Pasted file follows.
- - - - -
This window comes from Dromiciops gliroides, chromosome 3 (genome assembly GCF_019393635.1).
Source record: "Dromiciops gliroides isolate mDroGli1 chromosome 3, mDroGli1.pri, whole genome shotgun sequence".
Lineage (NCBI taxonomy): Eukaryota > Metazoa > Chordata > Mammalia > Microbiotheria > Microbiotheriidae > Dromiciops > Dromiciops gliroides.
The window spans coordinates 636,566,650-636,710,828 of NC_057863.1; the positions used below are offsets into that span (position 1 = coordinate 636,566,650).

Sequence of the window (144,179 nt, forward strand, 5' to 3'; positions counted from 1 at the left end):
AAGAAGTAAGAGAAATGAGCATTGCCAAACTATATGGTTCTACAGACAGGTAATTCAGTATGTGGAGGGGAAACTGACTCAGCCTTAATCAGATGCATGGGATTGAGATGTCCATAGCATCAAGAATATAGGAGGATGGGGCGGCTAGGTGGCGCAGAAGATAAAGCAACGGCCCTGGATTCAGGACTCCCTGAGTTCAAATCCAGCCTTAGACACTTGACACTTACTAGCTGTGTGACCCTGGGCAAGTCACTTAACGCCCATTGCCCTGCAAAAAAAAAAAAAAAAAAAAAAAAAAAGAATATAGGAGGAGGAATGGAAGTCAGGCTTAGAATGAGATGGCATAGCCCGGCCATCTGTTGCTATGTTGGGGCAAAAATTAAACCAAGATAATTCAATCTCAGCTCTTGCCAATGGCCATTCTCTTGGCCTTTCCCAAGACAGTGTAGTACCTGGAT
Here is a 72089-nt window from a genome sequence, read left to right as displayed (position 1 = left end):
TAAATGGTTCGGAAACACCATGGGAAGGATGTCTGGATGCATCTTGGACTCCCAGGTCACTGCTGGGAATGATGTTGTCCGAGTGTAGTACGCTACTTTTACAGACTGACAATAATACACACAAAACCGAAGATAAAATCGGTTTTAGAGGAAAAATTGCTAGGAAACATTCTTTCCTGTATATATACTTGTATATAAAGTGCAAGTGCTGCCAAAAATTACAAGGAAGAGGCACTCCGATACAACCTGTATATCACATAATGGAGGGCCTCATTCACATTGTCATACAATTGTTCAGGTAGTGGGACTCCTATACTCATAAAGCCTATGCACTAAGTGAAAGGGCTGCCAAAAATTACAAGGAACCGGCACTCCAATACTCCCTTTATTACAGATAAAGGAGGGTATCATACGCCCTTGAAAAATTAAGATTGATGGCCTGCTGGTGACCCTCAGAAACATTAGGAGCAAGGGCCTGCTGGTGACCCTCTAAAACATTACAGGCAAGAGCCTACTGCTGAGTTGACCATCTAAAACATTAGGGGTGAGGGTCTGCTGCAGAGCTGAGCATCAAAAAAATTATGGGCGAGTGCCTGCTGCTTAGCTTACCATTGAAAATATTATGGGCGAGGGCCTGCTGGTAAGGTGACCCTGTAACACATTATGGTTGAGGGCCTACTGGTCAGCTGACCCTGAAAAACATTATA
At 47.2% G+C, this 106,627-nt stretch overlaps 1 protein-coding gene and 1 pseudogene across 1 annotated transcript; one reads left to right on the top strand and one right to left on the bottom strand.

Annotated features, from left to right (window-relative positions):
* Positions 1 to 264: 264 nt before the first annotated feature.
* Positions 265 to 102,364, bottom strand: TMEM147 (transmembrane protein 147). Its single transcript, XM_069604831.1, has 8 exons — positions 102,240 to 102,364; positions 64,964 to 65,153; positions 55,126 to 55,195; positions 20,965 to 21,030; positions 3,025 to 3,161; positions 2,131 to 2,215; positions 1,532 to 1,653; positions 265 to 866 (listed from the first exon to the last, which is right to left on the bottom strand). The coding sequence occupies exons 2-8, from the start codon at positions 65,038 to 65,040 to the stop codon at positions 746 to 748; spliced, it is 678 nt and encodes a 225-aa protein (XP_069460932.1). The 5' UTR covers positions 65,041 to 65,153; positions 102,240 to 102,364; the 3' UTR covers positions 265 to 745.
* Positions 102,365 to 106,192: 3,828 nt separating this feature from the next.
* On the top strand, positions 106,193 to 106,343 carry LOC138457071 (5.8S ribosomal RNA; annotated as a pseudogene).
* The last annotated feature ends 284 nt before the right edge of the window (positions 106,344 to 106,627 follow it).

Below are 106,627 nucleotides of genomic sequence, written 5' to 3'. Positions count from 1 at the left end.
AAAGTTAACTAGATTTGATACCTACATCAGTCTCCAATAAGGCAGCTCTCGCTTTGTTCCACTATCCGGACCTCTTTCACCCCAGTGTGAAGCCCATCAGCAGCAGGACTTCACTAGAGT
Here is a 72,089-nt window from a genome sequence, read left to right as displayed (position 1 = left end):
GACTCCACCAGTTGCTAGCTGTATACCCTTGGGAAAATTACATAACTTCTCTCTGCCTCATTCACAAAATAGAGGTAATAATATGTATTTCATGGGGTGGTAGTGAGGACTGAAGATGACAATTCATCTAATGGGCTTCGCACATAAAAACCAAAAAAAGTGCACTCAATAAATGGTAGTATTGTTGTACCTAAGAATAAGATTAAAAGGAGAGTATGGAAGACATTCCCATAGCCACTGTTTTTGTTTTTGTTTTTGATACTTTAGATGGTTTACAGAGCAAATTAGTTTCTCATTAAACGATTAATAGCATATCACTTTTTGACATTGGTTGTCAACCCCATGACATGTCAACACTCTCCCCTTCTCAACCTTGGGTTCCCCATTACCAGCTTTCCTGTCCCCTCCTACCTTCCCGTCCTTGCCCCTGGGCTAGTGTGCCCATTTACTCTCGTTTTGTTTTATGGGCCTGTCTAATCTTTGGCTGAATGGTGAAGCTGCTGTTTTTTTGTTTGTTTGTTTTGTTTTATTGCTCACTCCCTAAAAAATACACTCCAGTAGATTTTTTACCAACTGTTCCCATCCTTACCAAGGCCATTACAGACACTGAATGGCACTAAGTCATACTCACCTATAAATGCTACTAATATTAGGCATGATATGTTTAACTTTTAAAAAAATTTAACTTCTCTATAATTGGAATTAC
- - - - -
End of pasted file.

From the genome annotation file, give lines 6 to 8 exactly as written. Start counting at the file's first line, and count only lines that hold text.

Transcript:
AAGAAGTAAGAGAAATGAGCATTGCCAAACTATATGGTTCTACAGACAGGTAATTCAGTATGTGGAGGGGAAACTGACTCAGCCTTAATCAGATGCATGGGATTGAGATGTCCATAGCATCAAGAATATAGGAGGATGGGGCGGCTAGGTGGCGCAGAAGATAAAGCAACGGCCCTGGATTCAGGACTCCCTGAGTTCAAATCCAGCCTTAGACACTTGACACTTACTAGCTGTGTGACCCTGGGCAAGTCACTTAACGCCCATTGCCCTGCAAAAAAAAAAAAAAAAAAAAAAAAAAAGAATATAGGAGGAGGAATGGAAGTCAGGCTTAGAATGAGATGGCATAGCCCGGCCATCTGTTGCTATGTTGGGGCAAAAATTAAACCAAGATAATTCAATCTCAGCTCTTGCCAATGGCCATTCTCTTGGCCTTTCCCAAGACAGTGTAGTACCTGGAT
Here is a 72089-nt window from a genome sequence, read left to right as displayed (position 1 = left end):
TAAATGGTTCGGAAACACCATGGGAAGGATGTCTGGATGCATCTTGGACTCCCAGGTCACTGCTGGGAATGATGTTGTCCGAGTGTAGTACGCTACTTTTACAGACTGACAATAATACACACAAAACCGAAGATAAAATCGGTTTTAGAGGAAAAATTGCTAGGAAACATTCTTTCCTGTATATATACTTGTATATAAAGTGCAAGTGCTGCCAAAAATTACAAGGAAGAGGCACTCCGATACAACCTGTATATCACATAATGGAGGGCCTCATTCACATTGTCATACAATTGTTCAGGTAGTGGGACTCCTATACTCATAAAGCCTATGCACTAAGTGAAAGGGCTGCCAAAAATTACAAGGAACCGGCACTCCAATACTCCCTTTATTACAGATAAAGGAGGGTATCATACGCCCTTGAAAAATTAAGATTGATGGCCTGCTGGTGACCCTCAGAAACATTAGGAGCAAGGGCCTGCTGGTGACCCTCTAAAACATTACAGGCAAGAGCCTACTGCTGAGTTGACCATCTAAAACATTAGGGGTGAGGGTCTGCTGCAGAGCTGAGCATCAAAAAAATTATGGGCGAGTGCCTGCTGCTTAGCTTACCATTGAAAATATTATGGGCGAGGGCCTGCTGGTAAGGTGACCCTGTAACACATTATGGTTGAGGGCCTACTGGTCAGCTGACCCTGAAAAACATTATA